The Disability Discrimination Act came into force in 1995, on October 1st 2004 the act was amended. Public buildings had to make sure disabled people weren’t prevented from accessing facilities. The arts is more accessible than ever for people with a disability, new technology is encouraging participation and access has improved with ramps, lifts and better signage.
Sign Language Interpreted Performance
Deaf and hard of hearing users are able to watch a signer using British Sign Language at the side of a stage.
Deaf and hard of hearing users are able to read the script of a performance on a screen. The screens are usually placed alongside the stage so users can see the actions as well as read them.
Audio Described Performance
Blind and visually impaired users are able to listen to a person describing the set, actions and movements of a performance during quiet moments through a hand/head set.
Loop System/Infra-red system
Deaf and hard of hearing users can switch their hearing aids to the T setting. This enables the hearing device to receive electromagnetic sound waves rather than the usual sound waves thus cutting out a lot of background noise. Infra-red systems can also be found in many venues.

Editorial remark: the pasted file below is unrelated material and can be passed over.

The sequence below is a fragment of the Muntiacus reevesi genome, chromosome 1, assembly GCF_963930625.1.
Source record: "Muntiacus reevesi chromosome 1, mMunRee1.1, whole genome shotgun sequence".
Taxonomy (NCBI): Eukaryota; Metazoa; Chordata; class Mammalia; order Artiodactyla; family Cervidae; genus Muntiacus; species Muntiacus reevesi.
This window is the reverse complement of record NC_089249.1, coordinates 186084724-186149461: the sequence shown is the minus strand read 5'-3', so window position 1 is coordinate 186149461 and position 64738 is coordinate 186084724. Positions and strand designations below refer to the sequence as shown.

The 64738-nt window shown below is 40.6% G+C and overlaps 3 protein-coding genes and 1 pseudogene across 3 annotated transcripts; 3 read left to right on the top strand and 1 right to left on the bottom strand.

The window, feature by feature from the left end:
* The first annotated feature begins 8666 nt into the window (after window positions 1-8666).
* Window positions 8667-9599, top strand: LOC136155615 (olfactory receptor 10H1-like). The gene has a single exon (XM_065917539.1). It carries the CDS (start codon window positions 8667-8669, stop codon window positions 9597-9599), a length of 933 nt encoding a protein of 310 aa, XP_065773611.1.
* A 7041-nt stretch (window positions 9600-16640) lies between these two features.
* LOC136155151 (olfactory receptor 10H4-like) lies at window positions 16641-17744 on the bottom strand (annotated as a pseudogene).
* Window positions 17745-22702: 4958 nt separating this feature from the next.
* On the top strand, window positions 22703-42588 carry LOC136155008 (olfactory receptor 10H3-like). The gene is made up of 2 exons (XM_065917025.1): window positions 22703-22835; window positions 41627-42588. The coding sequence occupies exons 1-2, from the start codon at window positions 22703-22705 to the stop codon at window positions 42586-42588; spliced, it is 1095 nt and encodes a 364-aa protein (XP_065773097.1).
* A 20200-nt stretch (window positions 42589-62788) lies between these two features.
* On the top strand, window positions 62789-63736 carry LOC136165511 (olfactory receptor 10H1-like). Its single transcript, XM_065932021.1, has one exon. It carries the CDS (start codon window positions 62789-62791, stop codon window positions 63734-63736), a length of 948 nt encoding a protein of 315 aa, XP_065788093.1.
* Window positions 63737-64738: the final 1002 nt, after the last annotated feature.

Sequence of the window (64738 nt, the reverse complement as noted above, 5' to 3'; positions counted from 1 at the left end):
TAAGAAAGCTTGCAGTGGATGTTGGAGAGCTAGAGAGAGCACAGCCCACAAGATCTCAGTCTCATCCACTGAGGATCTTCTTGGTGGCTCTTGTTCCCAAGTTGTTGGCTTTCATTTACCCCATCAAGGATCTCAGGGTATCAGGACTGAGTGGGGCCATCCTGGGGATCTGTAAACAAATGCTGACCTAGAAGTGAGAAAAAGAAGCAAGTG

Captions, Tactile signage Braille and Large Print
Galleries and museums provide signage next to exhibits and works of art explaining what the pieces are. Some galleries have raised art works.
Blind and visually impaired users are given a tour of a stage/gallery before an event so they can get a ‘feel’ for the space, costumes and props.
Venues displaying this sign allow assistance dogs inside the premises.